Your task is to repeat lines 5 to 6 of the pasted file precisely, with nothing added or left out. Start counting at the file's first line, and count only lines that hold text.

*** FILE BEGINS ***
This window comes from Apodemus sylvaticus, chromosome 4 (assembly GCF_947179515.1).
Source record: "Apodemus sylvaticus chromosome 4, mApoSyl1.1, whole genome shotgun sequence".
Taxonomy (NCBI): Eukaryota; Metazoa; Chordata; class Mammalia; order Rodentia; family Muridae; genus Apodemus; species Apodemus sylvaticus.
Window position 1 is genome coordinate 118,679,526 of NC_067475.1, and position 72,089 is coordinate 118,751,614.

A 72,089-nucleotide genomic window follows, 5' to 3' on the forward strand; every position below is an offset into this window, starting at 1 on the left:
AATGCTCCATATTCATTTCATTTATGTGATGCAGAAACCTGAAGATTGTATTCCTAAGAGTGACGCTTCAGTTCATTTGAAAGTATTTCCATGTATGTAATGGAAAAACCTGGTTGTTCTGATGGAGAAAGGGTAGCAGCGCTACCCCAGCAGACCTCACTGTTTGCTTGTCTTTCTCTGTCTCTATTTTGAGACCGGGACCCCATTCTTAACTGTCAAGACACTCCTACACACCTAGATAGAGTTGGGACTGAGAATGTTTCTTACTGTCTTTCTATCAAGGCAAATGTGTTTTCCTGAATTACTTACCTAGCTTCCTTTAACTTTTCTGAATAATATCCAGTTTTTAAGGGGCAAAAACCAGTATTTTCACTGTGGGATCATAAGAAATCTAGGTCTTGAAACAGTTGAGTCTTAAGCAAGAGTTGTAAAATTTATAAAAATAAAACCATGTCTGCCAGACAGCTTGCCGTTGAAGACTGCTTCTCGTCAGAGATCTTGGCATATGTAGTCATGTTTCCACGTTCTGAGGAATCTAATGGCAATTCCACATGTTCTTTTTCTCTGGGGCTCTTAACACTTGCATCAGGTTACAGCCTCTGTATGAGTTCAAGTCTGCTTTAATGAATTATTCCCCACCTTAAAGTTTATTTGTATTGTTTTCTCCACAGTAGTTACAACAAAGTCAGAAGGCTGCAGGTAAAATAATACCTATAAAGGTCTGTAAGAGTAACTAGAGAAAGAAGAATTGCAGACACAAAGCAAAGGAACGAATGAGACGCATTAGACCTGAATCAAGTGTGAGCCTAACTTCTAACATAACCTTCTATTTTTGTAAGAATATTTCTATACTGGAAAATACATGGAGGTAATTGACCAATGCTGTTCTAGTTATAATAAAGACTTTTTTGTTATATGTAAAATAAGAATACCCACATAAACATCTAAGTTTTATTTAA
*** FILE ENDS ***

A 72,089-nucleotide genomic window follows, 5' to 3' on the forward strand; every position below is an offset into this window, starting at 1 on the left:
AATGCTCCATATTCATTTCATTTATGTGATGCAGAAACCTGAAGATTGTATTCCTAAGAGTGACGCTTCAGTTCATTTGAAAGTATTTCCATGTATGTAATGGAAAAACCTGGTTGTTCTGATGGAGAAAGGGTAGCAGCGCTACCCCAGCAGACCTCACTGTTTGCTTGTCTTTCTCTGTCTCTATTTTGAGACCGGGACCCCATTCTTAACTGTCAAGACACTCCTACACACCTAGATAGAGTTGGGACTGAGAATGTTTCTTACTGTCTTTCTATCAAGGCAAATGTGTTTTCCTGAATTACTTACCTAGCTTCCTTTAACTTTTCTGAATAATATCCAGTTTTTAAGGGGCAAAAACCAGTATTTTCACTGTGGGATCATAAGAAATCTAGGTCTTGAAACAGTTGAGTCTTAAGCAAGAGTTGTAAAATTTATAAAAATAAAACCATGTCTGCCAGACAGCTTGCCGTTGAAGACTGCTTCTCGTCAGAGATCTTGGCATATGTAGTCATGTTTCCACGTTCTGAGGAATCTAATGGCAATTCCACATGTTCTTTTTCTCTGGGGCTCTTAACACTTGCATCAGGTTACAGCCTCTGTATGAGTTCAAGTCTGCTTTAATGAATTATTCCCCACCTTAAAGTTTATTTGTATTGTTTTCTCCACAGTAGTTACAACAAAGTCAGAAGGCTGCAGGTAAAATAATACCTATAAAGGTCTGTAAGAGTAACTAGAGAAAGAAGAATTGCAGACACAAAGCAAAGGAACGAATGAGACGCATTAGACCTGAATCAAGTGTGAGCCTAACTTCTAACATAACCTTCTATTTTTGTAAGAATATTTCTATACTGGAAAATACATGGAGGTAATTGACCAATGCTGTTCTAGTTATAATAAAGACTTTTTTGTTATATGTAAAATAAGAATACCCACATAAACATCTAAGTTTTATTTAA